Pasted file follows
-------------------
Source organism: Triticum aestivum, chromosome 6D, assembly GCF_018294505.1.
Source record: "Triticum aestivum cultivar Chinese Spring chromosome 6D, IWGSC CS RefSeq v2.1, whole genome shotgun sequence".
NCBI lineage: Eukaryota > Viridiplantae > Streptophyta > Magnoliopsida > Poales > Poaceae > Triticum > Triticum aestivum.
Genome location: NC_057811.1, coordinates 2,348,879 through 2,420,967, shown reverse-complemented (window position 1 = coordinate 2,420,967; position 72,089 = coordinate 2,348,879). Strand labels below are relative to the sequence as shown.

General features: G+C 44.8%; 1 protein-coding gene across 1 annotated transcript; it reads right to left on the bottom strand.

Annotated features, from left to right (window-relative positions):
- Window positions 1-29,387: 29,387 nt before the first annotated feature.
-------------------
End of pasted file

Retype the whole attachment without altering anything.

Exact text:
Source organism: Triticum aestivum, chromosome 6D, assembly GCF_018294505.1.
Source record: "Triticum aestivum cultivar Chinese Spring chromosome 6D, IWGSC CS RefSeq v2.1, whole genome shotgun sequence".
NCBI lineage: Eukaryota > Viridiplantae > Streptophyta > Magnoliopsida > Poales > Poaceae > Triticum > Triticum aestivum.
Genome location: NC_057811.1, coordinates 2,348,879 through 2,420,967, shown reverse-complemented (window position 1 = coordinate 2,420,967; position 72,089 = coordinate 2,348,879). Strand labels below are relative to the sequence as shown.

General features: G+C 44.8%; 1 protein-coding gene across 1 annotated transcript; it reads right to left on the bottom strand.

Annotated features, from left to right (window-relative positions):
- Window positions 1-29,387: 29,387 nt before the first annotated feature.